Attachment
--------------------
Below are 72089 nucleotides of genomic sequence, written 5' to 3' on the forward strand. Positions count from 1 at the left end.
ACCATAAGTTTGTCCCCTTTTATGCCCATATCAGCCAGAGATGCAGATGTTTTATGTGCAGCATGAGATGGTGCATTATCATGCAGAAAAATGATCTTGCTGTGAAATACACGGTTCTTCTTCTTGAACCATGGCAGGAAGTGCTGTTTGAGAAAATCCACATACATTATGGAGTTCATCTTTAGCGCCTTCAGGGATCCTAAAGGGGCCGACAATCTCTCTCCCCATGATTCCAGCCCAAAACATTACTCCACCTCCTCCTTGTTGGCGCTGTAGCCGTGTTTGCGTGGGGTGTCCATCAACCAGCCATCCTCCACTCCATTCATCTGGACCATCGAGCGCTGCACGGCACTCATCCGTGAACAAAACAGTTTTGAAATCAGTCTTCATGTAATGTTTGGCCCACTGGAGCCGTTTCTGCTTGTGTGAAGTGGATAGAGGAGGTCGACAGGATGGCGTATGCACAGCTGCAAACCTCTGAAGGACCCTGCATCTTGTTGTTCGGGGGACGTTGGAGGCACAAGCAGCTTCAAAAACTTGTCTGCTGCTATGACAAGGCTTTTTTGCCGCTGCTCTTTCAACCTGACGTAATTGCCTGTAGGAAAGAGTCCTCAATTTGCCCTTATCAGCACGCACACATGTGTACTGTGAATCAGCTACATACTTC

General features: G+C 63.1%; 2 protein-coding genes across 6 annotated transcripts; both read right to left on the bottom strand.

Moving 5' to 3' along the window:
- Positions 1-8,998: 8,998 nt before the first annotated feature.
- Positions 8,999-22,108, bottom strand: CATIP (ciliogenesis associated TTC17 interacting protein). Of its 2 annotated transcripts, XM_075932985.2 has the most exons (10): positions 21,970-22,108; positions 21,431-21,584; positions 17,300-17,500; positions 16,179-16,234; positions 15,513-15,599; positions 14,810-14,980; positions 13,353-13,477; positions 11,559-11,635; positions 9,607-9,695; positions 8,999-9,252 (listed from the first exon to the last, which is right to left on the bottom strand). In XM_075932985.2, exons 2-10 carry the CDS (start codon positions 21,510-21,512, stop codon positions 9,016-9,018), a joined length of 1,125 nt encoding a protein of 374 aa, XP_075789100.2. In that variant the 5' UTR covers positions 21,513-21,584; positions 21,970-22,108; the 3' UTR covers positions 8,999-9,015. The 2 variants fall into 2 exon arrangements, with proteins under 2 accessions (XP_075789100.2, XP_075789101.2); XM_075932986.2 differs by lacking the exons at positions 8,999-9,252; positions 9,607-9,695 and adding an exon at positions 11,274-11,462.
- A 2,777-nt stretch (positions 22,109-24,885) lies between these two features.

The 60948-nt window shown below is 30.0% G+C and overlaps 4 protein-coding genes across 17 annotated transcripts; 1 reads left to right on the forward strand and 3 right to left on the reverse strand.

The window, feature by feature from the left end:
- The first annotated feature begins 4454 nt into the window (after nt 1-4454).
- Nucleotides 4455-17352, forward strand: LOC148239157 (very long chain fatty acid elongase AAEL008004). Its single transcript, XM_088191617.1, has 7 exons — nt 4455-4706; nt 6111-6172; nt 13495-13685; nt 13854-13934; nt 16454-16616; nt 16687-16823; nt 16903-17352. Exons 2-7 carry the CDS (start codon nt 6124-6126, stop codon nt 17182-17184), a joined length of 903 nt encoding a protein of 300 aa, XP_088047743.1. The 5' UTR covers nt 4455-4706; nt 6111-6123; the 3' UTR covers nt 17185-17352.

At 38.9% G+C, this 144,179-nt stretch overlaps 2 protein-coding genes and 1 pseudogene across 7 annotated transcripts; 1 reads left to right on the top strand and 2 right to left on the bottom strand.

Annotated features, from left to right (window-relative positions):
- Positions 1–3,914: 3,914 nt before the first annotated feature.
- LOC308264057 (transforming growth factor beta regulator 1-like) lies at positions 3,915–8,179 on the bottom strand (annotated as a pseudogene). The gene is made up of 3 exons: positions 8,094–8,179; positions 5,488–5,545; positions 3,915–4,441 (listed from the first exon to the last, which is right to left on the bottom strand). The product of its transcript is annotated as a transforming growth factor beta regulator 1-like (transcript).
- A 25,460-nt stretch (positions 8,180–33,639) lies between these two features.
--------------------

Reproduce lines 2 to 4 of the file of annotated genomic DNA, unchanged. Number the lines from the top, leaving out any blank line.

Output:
ACCATAAGTTTGTCCCCTTTTATGCCCATATCAGCCAGAGATGCAGATGTTTTATGTGCAGCATGAGATGGTGCATTATCATGCAGAAAAATGATCTTGCTGTGAAATACACGGTTCTTCTTCTTGAACCATGGCAGGAAGTGCTGTTTGAGAAAATCCACATACATTATGGAGTTCATCTTTAGCGCCTTCAGGGATCCTAAAGGGGCCGACAATCTCTCTCCCCATGATTCCAGCCCAAAACATTACTCCACCTCCTCCTTGTTGGCGCTGTAGCCGTGTTTGCGTGGGGTGTCCATCAACCAGCCATCCTCCACTCCATTCATCTGGACCATCGAGCGCTGCACGGCACTCATCCGTGAACAAAACAGTTTTGAAATCAGTCTTCATGTAATGTTTGGCCCACTGGAGCCGTTTCTGCTTGTGTGAAGTGGATAGAGGAGGTCGACAGGATGGCGTATGCACAGCTGCAAACCTCTGAAGGACCCTGCATCTTGTTGTTCGGGGGACGTTGGAGGCACAAGCAGCTTCAAAAACTTGTCTGCTGCTATGACAAGGCTTTTTTGCCGCTGCTCTTTCAACCTGACGTAATTGCCTGTAGGAAAGAGTCCTCAATTTGCCCTTATCAGCACGCACACATGTGTACTGTGAATCAGCTACATACTTC

General features: G+C 63.1%; 2 protein-coding genes across 6 annotated transcripts; both read right to left on the bottom strand.

Moving 5' to 3' along the window: